May 27, 2014
By Dan Namowitz
A student pilot has some mid-afternoon cross-country flying planned on a day expected to produce fair weather after the morning fog burns off. One more flight to an airport 50 nautical miles north should satisfy the cross-country requirement for a private pilot certificate. Once this trip is safely in the logbook, it will be time to go ahead and schedule a checkride, the instructor has said.
The latest terminal aerodrome forecast is generally encouraging. But unlike the serene drift of the previous day’s outlook briefing, the TAF portion that runs through midnight local time contains several elements that might affect the planning, or even shape the decision whether to go: "261727Z 2618/2718 29010KT P6SM SCT025 BKN050 FM262000 33005KT P6SM VCTS SCT025 BKN050CB FM270000 33004KT P6SM BKN250…"
Perhaps that scattered cloud layer at 2,500 feet is the remnant of the morning fog. But clearly, the weather window begins to close at 2000Z when there will be thunderstorms in the vicinity, and when that broken layer at 5,000 feet could include cumulonimbus clouds.
Well, that forecast is more than an hour old. Let’s check the latest surface observation: 261853Z 27010G16KT 10SM FEW038 SCT050 SCT110 BKN200 24/14 A2969 RMK AO2 SLP051 MOD CU N T02390139.
It seems to tell an encouraging story about winds and clouds—but there, buried in remarks, is an important item: Already there are moderate cumulus clouds to the north (the student pilot’s direction of flight.)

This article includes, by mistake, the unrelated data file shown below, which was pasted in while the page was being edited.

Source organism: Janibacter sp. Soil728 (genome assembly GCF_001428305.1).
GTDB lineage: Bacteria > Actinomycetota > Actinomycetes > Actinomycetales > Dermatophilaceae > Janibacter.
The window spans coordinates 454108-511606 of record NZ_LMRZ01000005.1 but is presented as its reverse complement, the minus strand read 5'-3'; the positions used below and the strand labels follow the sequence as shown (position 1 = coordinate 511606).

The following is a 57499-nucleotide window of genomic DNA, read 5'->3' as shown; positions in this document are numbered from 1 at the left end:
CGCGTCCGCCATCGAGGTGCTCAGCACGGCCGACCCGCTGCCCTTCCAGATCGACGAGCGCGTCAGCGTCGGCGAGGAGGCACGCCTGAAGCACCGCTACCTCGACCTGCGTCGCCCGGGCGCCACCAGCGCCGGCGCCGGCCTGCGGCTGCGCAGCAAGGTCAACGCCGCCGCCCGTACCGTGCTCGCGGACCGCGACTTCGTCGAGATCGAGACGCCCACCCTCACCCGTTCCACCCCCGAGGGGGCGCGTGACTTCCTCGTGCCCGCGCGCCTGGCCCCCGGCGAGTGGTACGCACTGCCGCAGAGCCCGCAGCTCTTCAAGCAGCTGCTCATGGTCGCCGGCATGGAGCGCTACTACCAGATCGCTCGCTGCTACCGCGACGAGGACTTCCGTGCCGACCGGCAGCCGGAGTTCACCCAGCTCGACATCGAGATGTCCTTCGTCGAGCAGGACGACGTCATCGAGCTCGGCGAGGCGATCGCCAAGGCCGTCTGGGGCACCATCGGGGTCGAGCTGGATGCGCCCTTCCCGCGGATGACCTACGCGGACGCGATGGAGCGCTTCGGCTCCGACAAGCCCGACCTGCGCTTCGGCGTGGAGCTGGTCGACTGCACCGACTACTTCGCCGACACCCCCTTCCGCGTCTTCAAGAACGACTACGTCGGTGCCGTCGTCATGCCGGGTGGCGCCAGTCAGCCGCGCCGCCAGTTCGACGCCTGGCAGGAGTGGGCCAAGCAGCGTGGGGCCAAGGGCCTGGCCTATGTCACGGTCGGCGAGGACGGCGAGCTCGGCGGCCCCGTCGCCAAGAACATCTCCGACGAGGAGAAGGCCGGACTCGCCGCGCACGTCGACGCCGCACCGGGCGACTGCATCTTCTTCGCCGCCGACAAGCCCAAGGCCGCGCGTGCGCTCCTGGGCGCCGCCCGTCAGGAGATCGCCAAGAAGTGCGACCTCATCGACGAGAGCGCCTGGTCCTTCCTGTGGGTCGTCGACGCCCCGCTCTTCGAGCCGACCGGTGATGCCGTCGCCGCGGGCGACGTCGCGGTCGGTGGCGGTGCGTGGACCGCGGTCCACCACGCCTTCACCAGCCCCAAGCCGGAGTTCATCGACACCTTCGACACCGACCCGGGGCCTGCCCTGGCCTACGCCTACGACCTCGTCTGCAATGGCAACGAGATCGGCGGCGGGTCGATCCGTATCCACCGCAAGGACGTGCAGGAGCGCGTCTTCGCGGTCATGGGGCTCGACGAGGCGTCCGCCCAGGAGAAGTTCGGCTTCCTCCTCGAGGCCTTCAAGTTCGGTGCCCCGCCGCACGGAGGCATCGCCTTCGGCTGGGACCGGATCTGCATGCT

That means the clouds’ vertical development has already gone beyond what pilots and meteorologists refer to as “fair-weather cumulus” or “summer puffies.” That common type, you have learned from experience, signals a lumpy ride if you must fly beneath them in the updrafts, although they pose no major hazard.
“But, if the clouds are growing like castles in the air, the thermals are soaring high and could become thunderstorms. They are to be avoided,” wrote Jack Williams in "The Weather Never Sleeps."
Is this a go or a no-go scenario? It would help to update your briefing, taking a look at the current radar, more surface observations, and any current pilot reports.
But now that it is clear that the development of today’s clouds is going beyond a benign degree of vertical development, earlier than expected, be warned that rough weather could entrap the unwary.
Dan Namowitz is an aviation writer and flight instructor. He has been a pilot since 1985 and an instructor since 1990.
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